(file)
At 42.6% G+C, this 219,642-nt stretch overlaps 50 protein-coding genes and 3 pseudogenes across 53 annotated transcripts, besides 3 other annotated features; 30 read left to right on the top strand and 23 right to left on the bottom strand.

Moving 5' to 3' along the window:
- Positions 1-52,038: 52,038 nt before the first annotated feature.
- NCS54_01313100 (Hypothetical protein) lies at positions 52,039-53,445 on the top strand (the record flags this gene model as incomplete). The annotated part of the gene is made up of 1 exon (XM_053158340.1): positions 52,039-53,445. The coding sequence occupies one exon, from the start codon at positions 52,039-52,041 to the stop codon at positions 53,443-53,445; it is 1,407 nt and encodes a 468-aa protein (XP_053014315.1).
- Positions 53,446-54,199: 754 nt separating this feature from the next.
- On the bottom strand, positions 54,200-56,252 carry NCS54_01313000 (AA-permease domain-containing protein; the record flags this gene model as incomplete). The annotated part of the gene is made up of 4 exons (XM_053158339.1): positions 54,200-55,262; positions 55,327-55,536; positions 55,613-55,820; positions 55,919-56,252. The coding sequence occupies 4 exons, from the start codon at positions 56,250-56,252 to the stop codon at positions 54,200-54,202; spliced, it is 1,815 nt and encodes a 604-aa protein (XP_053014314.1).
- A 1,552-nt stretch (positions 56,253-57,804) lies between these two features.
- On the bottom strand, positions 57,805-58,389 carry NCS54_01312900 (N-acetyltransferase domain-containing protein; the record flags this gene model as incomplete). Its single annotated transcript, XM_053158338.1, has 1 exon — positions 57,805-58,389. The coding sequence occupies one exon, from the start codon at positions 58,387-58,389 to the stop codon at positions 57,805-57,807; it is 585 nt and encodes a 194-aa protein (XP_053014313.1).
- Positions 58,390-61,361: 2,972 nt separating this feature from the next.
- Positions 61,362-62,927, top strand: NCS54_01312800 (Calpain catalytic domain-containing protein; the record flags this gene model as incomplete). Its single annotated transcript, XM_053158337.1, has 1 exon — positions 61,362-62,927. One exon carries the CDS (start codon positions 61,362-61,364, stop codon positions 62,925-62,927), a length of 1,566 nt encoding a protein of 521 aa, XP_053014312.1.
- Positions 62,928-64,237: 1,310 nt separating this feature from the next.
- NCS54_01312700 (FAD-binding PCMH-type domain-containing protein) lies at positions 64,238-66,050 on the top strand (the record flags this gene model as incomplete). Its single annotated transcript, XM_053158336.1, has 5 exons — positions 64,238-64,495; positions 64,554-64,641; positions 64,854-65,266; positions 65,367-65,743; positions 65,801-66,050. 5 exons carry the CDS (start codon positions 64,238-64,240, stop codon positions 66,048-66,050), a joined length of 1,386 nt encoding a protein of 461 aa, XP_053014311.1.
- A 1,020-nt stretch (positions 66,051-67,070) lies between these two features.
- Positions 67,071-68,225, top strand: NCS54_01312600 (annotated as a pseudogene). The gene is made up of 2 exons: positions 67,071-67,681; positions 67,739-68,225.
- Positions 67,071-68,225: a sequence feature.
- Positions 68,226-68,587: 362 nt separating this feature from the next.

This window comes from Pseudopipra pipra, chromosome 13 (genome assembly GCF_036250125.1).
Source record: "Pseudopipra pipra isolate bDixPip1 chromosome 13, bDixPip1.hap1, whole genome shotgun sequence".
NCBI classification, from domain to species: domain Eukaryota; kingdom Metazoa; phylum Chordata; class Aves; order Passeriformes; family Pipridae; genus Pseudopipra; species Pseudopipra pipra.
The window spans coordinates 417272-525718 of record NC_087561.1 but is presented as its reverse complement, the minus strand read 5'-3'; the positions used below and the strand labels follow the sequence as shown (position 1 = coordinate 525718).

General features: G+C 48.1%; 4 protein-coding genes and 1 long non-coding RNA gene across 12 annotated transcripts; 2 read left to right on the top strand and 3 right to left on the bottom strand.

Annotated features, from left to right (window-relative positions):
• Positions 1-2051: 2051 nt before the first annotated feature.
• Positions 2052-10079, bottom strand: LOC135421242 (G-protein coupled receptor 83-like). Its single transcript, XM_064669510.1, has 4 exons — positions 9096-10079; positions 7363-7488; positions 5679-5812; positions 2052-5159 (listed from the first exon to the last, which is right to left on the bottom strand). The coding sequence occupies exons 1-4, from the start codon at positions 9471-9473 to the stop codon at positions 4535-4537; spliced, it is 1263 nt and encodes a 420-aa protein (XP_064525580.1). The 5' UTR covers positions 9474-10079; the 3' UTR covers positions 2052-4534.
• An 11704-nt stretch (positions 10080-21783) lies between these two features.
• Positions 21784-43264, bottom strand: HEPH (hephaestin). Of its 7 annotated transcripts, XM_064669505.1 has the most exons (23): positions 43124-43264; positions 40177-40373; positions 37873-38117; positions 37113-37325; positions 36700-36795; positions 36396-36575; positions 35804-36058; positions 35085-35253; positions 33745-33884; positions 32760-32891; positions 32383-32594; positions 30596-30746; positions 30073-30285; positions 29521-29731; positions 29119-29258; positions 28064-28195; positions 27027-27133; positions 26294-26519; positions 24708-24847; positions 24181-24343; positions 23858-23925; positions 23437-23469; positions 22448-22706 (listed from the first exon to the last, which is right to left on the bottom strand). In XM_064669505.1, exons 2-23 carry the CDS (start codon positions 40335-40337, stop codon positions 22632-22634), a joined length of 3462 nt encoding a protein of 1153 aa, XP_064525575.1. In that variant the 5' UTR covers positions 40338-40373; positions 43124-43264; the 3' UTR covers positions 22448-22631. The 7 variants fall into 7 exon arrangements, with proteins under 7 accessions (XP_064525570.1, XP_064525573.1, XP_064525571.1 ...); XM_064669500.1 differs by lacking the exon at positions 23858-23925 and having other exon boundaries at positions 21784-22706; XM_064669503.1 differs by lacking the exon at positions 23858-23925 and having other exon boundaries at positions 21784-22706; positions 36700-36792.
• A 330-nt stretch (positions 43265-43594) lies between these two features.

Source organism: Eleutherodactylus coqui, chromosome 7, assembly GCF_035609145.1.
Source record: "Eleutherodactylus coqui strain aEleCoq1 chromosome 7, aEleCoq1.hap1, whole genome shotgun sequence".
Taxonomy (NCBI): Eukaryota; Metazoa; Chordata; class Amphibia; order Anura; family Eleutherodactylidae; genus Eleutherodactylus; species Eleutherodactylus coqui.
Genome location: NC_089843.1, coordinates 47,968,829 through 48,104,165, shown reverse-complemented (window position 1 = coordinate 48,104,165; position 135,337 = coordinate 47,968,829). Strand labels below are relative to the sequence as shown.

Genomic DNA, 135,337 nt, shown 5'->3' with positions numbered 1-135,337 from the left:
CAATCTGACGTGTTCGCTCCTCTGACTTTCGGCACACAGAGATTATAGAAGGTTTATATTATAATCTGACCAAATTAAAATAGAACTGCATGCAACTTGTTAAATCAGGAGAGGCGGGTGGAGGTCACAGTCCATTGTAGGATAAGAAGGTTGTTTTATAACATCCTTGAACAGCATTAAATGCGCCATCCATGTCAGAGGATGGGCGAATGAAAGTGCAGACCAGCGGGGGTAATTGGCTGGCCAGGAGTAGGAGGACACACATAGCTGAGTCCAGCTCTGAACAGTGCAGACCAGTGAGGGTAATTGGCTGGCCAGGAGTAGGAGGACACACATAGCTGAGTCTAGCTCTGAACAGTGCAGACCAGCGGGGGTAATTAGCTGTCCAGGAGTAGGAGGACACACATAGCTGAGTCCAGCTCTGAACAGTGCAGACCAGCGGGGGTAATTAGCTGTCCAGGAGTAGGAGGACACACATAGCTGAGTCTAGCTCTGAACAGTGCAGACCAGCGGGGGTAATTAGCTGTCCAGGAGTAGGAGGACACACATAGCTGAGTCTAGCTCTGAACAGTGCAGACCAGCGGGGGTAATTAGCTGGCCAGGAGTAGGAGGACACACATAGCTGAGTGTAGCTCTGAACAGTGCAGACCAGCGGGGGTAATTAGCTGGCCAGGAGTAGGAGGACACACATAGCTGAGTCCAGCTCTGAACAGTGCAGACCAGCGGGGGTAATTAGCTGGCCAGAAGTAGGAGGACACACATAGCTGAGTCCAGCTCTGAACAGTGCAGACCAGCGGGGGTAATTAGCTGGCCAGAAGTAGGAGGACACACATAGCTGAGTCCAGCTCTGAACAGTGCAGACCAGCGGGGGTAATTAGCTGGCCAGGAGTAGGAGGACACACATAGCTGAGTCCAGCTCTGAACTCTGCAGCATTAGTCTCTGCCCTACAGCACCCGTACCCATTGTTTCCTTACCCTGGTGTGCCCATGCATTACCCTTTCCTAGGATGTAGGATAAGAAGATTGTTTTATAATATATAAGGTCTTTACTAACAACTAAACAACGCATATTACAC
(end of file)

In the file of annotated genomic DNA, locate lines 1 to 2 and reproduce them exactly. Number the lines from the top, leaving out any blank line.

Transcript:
At 42.6% G+C, this 219,642-nt stretch overlaps 50 protein-coding genes and 3 pseudogenes across 53 annotated transcripts, besides 3 other annotated features; 30 read left to right on the top strand and 23 right to left on the bottom strand.

Moving 5' to 3' along the window: